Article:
For ideas on using clean energy for character roles and identities, for dramatic situations and plot development, or for visual effects, download the report or contact RMI via NewNormal@rmi.org. Watching the hit movie A Star Is Born the other night, I was struck by one scene in particular—not…
Rebecca Cole is a Program Marketing Director with RMI’s Buildings practice.
Last week, RMI’s program to significantly scale the commitment by Fortune 500 companies to source renewable energy was chosen as one of six winners at the Bloomberg New Energy Finance Summit’s Finance for Resilience (“FiRe”) event.
America’s 120 million buildings are energy hogs, using 42 percent of the nation’s energy—more than any other sector. Retrofitting existing commercial buildings for energy efficiency is one of the greatest opportunities facing the industry.
Integration and dialogue are critical to transforming the electricity system. By convening thought-leaders and decision-makers across the U.S. electricity sector, e-Lab has engaged a diverse and influential group of stakeholders from the U.S. electricity sector to learn and work together.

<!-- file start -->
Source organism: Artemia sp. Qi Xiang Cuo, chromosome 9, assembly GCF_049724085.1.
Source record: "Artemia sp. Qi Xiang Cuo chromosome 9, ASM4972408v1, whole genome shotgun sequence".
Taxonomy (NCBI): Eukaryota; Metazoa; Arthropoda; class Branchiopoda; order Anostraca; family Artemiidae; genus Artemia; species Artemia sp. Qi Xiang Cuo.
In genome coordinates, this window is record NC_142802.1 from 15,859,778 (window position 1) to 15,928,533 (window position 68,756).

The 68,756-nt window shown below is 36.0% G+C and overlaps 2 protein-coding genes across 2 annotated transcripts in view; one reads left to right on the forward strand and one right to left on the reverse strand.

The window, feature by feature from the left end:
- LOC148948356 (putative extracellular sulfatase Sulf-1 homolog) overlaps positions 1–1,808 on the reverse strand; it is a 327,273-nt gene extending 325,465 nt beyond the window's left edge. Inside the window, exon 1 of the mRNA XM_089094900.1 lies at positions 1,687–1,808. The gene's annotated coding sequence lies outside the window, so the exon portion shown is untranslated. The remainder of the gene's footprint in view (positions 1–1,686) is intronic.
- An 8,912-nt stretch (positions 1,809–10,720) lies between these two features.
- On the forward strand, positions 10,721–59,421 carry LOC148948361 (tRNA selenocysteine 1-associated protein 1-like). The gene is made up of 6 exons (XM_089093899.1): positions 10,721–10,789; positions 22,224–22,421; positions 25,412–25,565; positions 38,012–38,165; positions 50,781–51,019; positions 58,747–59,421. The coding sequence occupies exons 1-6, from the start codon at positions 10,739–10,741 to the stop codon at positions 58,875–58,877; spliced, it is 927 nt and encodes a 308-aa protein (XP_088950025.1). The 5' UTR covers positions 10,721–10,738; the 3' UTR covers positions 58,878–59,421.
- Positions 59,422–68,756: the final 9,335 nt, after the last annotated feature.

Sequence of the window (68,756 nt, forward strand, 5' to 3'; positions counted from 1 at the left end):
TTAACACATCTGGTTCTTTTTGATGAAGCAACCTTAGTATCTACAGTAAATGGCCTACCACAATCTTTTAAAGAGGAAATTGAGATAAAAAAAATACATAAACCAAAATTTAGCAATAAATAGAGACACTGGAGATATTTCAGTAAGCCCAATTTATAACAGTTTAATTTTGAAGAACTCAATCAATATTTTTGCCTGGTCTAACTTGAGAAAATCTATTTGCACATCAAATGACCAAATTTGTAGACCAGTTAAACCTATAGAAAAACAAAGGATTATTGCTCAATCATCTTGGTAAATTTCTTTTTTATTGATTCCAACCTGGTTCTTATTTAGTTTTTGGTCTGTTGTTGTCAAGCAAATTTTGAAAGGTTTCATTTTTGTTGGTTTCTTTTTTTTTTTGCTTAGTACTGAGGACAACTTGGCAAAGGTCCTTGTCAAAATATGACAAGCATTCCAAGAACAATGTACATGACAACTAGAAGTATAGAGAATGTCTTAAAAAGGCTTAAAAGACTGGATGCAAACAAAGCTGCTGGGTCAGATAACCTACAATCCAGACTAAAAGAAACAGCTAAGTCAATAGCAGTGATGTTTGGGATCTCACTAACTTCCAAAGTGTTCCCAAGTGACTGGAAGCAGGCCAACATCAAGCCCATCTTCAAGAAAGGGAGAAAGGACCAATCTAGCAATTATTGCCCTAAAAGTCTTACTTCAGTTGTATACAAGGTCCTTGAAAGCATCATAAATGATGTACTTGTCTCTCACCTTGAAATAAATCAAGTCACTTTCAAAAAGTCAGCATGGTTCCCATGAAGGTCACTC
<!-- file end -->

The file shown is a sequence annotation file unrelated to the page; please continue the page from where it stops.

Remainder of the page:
Listen to RMI Chief Scientist Amory Lovins explain to Merrill Lynch's Pamela Faatz how Reinventing Fire offers a new vision that can revitalize business models and end-run Washington gridlock.
With all the talk about Solyndra’s bankruptcy, the message that the solar industry is struggling to effectively compete at scale with cheaper electricity sources such as coal is being made loud and clear. So while solar photovoltaic module costs have decreased significantly in the past decade, high installation costs caused by a complex tangle of utility interconnection requirements, financing expectations and permitting codes is a big reason why installed solar PV remains an expensive energy option.
Since the economic collapse, real estate owners have sought ways to cut costs, retain tenants, increase market performance and gain competitive advantage. A deep retrofit can achieve these objectives by turning business-as-usual upgrades into profit centers. Existing buildings are full of energy efficiency opportunities waiting to be realized. While some savings are obvious and easy to reach via one-off upgrades of windows, lighting and appliances, by using an integrated, whole-buildings design approach, profoundly larger energy savings can often be gained at little or no added capital cost.